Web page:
It seldom comes out quite as blatant as this, but the UK’s ex top mummy, Cherie Blair, has been scolding young women who want to be full-time mothers for their lack of ambition and independent spirit.
The Queen’s Counsel and mother of four, who maintained her own legal career during the premiership of her husband Tony Blair, told women at a Fortune magazine Most Powerful Women event:
“Every woman needs to be self-sufficient and in that way you really don’t have a choice – for your own satisfaction; you hear these yummy mummies talk about being the best possible mother and they put all their effort into their children. I also want to be the best possible mother, but I know that my job as a mother includes bringing my children up so actually they can live without me.”
“Yummy mummies” are Brit talk for women whose husbands are wealthy enough to devote themselves full-time to their children — and their own appearance.
Mrs Blair partly justifies her attitude by invoking her own childhood when her father walked out on her mother. But she says, “Even good men could have an accident and or die and you’re left holding the baby.” Besides, she says, full-time mums are setting a bad example — of dependence — for their children.
Well, as the daughter of a widowed mum who always went out to work, I can hardly criticise her first premise — that women should remain employable at least as a backstop. In fact, research shows that most married women with dependent children want to work part-time. It’s a necessity for the family, in many cases, not just for the woman’s career maintenance. And The Telegraph notes:
In fact, despite Mrs Blair’s worries about non-working mothers, official statistics show that the proportion of mothers who work has actually risen steadily in recent years.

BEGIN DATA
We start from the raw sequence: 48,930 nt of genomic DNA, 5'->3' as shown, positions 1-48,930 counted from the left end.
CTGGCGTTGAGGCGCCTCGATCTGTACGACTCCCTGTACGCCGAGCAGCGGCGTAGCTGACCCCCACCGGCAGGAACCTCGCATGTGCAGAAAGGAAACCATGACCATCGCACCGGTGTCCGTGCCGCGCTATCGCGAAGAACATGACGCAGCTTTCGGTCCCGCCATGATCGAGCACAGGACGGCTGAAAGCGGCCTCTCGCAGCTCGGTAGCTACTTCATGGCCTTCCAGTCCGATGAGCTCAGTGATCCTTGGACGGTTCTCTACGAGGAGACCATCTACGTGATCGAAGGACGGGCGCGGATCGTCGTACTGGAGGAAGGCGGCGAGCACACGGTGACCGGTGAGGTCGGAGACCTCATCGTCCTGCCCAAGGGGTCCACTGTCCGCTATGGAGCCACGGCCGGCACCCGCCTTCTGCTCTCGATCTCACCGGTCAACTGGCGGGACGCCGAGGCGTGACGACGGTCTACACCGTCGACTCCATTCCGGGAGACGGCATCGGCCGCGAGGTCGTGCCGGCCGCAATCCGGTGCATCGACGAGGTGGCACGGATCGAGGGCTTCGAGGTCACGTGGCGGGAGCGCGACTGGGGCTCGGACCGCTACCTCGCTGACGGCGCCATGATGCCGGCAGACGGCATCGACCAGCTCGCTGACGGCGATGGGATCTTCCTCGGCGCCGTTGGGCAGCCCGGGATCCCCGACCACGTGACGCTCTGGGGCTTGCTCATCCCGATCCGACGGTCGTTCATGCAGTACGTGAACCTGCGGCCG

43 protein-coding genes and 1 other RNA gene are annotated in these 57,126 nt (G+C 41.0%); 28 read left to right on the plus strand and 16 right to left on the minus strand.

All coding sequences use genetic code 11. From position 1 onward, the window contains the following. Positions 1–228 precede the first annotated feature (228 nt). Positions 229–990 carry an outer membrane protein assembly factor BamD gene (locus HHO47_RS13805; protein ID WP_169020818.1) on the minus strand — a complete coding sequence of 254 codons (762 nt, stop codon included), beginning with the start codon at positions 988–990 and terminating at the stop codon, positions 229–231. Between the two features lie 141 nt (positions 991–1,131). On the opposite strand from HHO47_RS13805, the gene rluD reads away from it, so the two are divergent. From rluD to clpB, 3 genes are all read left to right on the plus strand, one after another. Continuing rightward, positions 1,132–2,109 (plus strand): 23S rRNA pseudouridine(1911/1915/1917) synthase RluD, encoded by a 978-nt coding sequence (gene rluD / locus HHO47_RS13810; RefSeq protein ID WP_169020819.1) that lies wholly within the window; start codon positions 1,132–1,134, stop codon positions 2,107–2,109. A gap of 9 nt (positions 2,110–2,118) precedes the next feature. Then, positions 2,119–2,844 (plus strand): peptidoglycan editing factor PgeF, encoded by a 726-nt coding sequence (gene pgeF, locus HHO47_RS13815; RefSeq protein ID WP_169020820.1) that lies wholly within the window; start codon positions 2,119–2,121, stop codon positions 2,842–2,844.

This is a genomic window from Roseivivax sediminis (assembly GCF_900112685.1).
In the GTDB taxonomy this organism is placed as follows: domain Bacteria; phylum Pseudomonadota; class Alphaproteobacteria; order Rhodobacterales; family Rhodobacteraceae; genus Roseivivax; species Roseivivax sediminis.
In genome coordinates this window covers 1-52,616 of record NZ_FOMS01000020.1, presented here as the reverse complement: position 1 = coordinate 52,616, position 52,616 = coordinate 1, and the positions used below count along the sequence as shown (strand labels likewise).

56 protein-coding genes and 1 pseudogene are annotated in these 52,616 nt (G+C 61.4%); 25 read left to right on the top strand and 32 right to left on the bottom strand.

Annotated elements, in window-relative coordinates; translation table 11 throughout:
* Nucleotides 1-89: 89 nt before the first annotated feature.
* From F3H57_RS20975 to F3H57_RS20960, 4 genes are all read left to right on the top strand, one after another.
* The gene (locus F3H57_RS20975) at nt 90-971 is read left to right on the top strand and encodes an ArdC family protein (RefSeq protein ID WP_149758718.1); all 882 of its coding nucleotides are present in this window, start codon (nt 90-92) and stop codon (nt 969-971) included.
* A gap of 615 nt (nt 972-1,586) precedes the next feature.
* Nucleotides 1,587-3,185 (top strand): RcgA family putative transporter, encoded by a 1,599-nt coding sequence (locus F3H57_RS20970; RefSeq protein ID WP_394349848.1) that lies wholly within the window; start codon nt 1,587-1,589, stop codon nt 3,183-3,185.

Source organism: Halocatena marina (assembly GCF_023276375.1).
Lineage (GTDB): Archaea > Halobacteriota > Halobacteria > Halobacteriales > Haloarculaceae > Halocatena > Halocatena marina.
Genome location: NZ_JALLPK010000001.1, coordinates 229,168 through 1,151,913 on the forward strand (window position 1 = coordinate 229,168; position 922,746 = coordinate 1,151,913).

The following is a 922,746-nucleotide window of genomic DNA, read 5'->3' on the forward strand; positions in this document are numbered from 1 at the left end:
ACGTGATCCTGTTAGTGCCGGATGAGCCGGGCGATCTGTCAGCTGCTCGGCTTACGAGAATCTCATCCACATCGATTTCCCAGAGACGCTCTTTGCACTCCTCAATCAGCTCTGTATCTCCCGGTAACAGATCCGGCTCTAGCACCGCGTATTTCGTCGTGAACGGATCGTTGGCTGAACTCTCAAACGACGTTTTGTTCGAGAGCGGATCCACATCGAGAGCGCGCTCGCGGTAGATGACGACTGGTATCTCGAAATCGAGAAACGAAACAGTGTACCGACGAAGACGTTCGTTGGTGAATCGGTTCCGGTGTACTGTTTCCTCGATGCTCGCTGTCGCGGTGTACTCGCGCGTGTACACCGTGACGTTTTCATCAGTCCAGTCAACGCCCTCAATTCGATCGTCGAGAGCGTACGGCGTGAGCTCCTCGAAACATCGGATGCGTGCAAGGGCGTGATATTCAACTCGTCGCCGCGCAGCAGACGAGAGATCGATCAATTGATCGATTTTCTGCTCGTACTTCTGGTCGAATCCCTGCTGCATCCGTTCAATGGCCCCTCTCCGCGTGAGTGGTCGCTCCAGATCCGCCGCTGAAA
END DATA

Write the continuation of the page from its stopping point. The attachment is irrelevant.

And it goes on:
According to the Office for National Statistics, 66 per cent of mothers are now in some form of paid work. In 1996, the figure was 61 per cent. The number of working mothers is now around 5.3 million, up from 4.5 million in 1996.
Also it’s beneficial to society, I think, that at least some women who are mothers participate in the paid workforce and demand conditions that make family life possible for both mothers and fathers.
Furthermore, the helicopter parent syndrome among the upper middle class suggests that being “best parent” to a couple of kids can get out of hand.
The trouble with Mrs Blair’s speech is that it sounds like the rant of a bitter old feminist — “I did it the hard way so you should too!” And it seems to tar all stay-home mums with the same brush.
Telegraph columnist Cristina Odone notes the important unpaid work that the home brigade do:
This is unfair; not all work is exciting and remunerative, and not all stay-at-homes spend their day at TriYoga or Starbucks. Many crucial if unpaid jobs are carried out by so-called yummy mummies: they volunteer to help children with special needs, they organise the school book fair, they are tireless Sunday school teachers. Their nails may have just been polished and their foreheads Botoxed, but these mothers are stepping into a long tradition that women’s increasing employment risks snuffing out. When David Cameron talked of the Big Society with its small battalions, I wonder if he realised how many women would be doing their bit in between taking Rufus to baby yoga and picking up the catered dinner from Baker and Spice.
Finally just a Brownie point for Mrs B: she has set up a charitable foundation to support women launching their own firms in developing countries.